On the occasion of the Special Meeting of the Security Council Counter-Terrorism Committee held in New York on 1-2 December 2016, ICT4Peace and the UN Counter Terrorism Executive Directorate (UNCTED) presented an initial Report on the findings of a joint project on ‘Private Sector Engagement in Responding to the Use of the Internet and ICT for Terrorist Purposes: Strengthening Dialogue and Building Trust’.

The report can be accessed here.

The UN CTED Technical Session that marked the first day of meetings featured a panel on 'International cooperation and public-private partnership while respecting international human rights', during which members of the UNCTED-ICT4Peace project Advisory Group from Microsoft, Facebook and Telefónica presented on how their companies are responding to terrorist use of their technologies and services, and the normative framework guiding that response. The session was moderated by Daniel Stauffacher, President of ICT4Peace, and can be watched here. During the CTC session the following day, Rafal Rohozinski, CEO of SecDev, and also a member of the project Advisory Group discussed the use of big data analytics in assessing the threat of terrorism and preventing violent extremism, highlighting a number of important findings from applied research. The video is available here.

The Joint UNCTED-ICT4Peace project

The first phase of the joint UNCTED-ICT4Peace project (April to December, 2016) focused on convening a broad number of stakeholders for initial consultations on current existing and emerging threats relating to the use of the Internet and ICT for terrorist purposes; industry approaches to responding to terrorist use of the Internet and ICT and emerging principles, standards and practices shaping that response; trends in multistakeholder and public-private engagement in responding to terrorist use of ICT; and mechanisms/platforms for information exchange and sharing of lessons/practice on the industry response to terrorist use of the Internet and ICT.

The consultations were carried out through a series of workshops held in Geneva, Zurich, California and Kuala Lumpur and involved representatives from technology and social media companies, the telecommunications and financial sectors, civil society, and inter-governmental agencies.

The project findings point to the emergence of a voluntary policy framework guiding private and public action in responding to online terrorist content and activity. The voluntary framework recognizes the importance of enhancing public safety with actions that remain anchored in the rule of law, protecting and respecting human rights and core principles such as transparency, accountability, predictability and remedy. At the same time, the consultations laid bare that there is a risk that this emerging policy framework may be undermined by some of the measures that are being taken in response to public security concerns posed by the growing incidence of terrorist use of the internet. These measures include restrictions, lawful or unlawful orders compelling companies to provide access to user data, and steps to increase greater state involvement in internet governance.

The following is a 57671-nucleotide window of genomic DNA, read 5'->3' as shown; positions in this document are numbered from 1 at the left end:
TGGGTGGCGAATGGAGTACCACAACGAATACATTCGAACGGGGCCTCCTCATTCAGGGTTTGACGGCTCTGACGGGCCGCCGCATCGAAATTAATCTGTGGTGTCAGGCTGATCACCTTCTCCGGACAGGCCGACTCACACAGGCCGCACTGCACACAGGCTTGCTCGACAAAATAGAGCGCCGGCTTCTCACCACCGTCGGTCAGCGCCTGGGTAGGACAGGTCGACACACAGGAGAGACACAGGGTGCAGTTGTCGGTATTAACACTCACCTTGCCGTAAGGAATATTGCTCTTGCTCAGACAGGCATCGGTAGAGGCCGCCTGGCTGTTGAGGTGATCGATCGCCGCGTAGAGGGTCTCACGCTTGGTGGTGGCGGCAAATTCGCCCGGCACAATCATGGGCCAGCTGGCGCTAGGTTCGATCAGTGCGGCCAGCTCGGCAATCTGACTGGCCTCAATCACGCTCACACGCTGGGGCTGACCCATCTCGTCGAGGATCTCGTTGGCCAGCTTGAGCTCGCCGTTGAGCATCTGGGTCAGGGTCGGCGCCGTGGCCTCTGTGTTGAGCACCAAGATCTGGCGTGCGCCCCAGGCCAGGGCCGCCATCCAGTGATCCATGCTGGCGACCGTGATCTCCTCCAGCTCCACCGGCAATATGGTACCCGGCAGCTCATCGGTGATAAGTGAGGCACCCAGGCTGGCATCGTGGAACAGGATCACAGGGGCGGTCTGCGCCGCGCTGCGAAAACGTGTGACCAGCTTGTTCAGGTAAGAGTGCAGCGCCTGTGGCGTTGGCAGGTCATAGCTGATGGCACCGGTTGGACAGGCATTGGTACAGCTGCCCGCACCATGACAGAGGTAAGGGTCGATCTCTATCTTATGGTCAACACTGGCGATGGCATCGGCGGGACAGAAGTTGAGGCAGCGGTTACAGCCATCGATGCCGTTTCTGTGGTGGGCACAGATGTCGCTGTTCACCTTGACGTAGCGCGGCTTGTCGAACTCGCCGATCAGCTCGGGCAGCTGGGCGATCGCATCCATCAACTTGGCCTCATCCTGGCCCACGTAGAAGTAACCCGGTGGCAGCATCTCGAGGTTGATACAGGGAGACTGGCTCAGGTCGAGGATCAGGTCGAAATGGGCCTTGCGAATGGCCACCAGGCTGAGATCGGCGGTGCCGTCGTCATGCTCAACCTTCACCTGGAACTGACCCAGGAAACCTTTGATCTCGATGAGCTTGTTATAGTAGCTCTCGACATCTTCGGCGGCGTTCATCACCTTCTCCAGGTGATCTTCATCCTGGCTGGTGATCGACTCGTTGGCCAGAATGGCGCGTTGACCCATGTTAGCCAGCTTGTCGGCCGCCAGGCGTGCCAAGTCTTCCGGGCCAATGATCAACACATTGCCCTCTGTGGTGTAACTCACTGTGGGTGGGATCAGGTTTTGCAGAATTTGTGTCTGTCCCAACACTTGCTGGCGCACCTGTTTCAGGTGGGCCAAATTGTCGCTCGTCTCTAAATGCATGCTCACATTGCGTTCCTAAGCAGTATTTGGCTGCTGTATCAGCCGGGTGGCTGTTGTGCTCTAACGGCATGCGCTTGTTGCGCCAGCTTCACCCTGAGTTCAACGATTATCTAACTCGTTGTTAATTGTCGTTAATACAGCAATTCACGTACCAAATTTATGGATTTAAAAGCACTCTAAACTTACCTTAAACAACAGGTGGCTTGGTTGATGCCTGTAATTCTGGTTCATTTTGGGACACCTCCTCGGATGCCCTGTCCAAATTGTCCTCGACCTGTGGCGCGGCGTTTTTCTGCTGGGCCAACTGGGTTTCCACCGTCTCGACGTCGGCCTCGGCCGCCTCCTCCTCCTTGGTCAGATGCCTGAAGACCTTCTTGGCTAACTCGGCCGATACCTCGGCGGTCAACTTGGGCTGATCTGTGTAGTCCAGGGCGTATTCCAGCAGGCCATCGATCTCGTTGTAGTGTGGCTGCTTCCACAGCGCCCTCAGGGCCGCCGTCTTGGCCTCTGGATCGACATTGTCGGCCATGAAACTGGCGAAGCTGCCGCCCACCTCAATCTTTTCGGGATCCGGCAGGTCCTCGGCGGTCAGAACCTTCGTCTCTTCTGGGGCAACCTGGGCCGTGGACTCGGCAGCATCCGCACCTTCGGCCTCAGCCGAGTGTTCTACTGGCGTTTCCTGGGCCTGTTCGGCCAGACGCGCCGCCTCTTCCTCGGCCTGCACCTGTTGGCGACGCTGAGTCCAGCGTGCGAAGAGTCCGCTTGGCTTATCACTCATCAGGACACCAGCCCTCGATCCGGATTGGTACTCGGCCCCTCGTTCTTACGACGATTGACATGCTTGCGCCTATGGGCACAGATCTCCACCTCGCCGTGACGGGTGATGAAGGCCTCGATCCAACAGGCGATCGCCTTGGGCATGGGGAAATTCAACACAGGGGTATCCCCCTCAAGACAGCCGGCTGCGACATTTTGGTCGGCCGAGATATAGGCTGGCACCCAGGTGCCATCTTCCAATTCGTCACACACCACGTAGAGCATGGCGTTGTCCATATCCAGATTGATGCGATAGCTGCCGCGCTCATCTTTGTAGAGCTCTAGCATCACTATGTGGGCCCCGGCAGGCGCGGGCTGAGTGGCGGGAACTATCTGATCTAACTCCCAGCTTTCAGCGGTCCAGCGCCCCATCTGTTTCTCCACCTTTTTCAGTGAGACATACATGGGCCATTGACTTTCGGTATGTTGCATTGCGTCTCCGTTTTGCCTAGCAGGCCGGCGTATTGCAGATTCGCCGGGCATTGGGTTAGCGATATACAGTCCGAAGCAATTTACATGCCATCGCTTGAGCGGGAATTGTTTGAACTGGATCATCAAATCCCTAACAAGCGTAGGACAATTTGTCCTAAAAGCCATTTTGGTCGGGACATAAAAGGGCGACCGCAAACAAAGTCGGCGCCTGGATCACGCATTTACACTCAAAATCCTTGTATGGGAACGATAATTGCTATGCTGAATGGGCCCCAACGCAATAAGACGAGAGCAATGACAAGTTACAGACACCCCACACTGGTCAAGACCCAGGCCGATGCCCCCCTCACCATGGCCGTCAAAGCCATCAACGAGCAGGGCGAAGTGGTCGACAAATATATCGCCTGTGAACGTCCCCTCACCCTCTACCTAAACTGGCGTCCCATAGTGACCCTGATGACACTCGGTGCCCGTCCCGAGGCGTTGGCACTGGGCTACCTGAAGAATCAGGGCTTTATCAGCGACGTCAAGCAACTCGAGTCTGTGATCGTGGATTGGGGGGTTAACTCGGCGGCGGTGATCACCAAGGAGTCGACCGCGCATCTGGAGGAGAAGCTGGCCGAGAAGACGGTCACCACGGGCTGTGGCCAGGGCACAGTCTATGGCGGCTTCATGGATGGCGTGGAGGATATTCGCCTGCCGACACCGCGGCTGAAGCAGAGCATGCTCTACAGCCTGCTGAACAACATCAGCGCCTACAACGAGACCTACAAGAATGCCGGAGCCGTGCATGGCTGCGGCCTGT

Evidently, it is impossible to ignore the public security challenges relating to online terrorist activity and content. At the same time, and as they move to respond to online terrorist content and activity, both public and private actors should consider the longer-term prevention benefits of ensuring that the core principles that form the basis of the emerging policy framework are respected.

A number of policy and programmatic level recommendations were the result of this first phase of the project and include the following:

  • Building on existing initiatives, promote stronger and more sustainable dialogue and information exchanges between private sectors actors (e.g. between technology and social media companies and the financial sector), and between the private sector and governments and civil society.
  • Support dialogue around and consolidation of the emerging global policy framework.
  • Encourage coordination of effort, particularly among inter-governmental organisations and between these organisations and the private sector
  • Strengthen the links between OFFLINE and ONLINE efforts to prevent and counter terrorism, and reinforce the importance of context when developing and implementing policy.
  • Develop a global mechanism for knowledge and information sharing.
  • Invest in empirical, policy-relevant research, particularly with regard to assessing the impact or effectiveness of existing and emerging approaches to content management and counter-narrative efforts.
  • Raise awareness and build capacity of smaller companies and other key stakeholders.
  • Promote greater investment in and support of critical thinking and media/digital literacy efforts.

A second phase of the project will commence in January 2017, with the publication of a series of short policy briefs on issues discussed during the different workshops held to date.

The project is led by Dr Camino Kavanagh, Senior Advisor, ICT4Peace and Mr. Marc Porret, Legal Advisor, UNCTED, with the support of project researchers and associates Adam Hadley, Sophia Khan and Diana Ruiz for ICT4Peace and Matteo Sestito and Katie Wilson for UNCTED.


Issues: Cybersecurity, Cybercrime

The Geneva Internet Platform is an initative of the Swiss authorities

 

Members of the Steering Committee are FDFA, OFCOM, Canton of Geneva, ETH-Zürich, and the University of Geneva
 

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